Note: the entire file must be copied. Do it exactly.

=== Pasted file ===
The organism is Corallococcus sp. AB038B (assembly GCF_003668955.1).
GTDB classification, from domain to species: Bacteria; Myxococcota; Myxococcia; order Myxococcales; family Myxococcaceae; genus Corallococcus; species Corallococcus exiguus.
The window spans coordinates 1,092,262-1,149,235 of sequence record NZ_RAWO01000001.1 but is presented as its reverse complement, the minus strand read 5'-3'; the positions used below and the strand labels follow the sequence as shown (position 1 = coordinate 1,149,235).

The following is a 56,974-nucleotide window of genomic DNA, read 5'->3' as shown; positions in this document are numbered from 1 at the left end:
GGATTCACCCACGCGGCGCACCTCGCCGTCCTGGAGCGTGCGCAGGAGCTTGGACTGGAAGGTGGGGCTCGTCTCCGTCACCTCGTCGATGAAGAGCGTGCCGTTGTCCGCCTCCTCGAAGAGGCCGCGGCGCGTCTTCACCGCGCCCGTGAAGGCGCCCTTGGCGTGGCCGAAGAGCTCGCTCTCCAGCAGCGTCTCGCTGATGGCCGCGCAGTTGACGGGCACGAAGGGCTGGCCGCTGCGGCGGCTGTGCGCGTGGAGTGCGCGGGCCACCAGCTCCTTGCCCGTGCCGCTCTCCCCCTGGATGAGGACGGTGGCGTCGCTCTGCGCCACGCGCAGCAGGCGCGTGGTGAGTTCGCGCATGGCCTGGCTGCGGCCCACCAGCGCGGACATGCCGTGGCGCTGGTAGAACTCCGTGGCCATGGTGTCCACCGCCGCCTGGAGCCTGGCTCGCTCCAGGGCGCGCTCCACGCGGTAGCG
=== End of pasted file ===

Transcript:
The organism is Corallococcus sp. AB038B (assembly GCF_003668955.1).
GTDB classification, from domain to species: Bacteria; Myxococcota; Myxococcia; order Myxococcales; family Myxococcaceae; genus Corallococcus; species Corallococcus exiguus.
The window spans coordinates 1,092,262-1,149,235 of sequence record NZ_RAWO01000001.1 but is presented as its reverse complement, the minus strand read 5'-3'; the positions used below and the strand labels follow the sequence as shown (position 1 = coordinate 1,149,235).

The following is a 56,974-nucleotide window of genomic DNA, read 5'->3' as shown; positions in this document are numbered from 1 at the left end:
GGATTCACCCACGCGGCGCACCTCGCCGTCCTGGAGCGTGCGCAGGAGCTTGGACTGGAAGGTGGGGCTCGTCTCCGTCACCTCGTCGATGAAGAGCGTGCCGTTGTCCGCCTCCTCGAAGAGGCCGCGGCGCGTCTTCACCGCGCCCGTGAAGGCGCCCTTGGCGTGGCCGAAGAGCTCGCTCTCCAGCAGCGTCTCGCTGATGGCCGCGCAGTTGACGGGCACGAAGGGCTGGCCGCTGCGGCGGCTGTGCGCGTGGAGTGCGCGGGCCACCAGCTCCTTGCCCGTGCCGCTCTCCCCCTGGATGAGGACGGTGGCGTCGCTCTGCGCCACGCGCAGCAGGCGCGTGGTGAGTTCGCGCATGGCCTGGCTGCGGCCCACCAGCGCGGACATGCCGTGGCGCTGGTAGAACTCCGTGGCCATGGTGTCCACCGCCGCCTGGAGCCTGGCTCGCTCCAGGGCGCGCTCCACGCGGTAGCG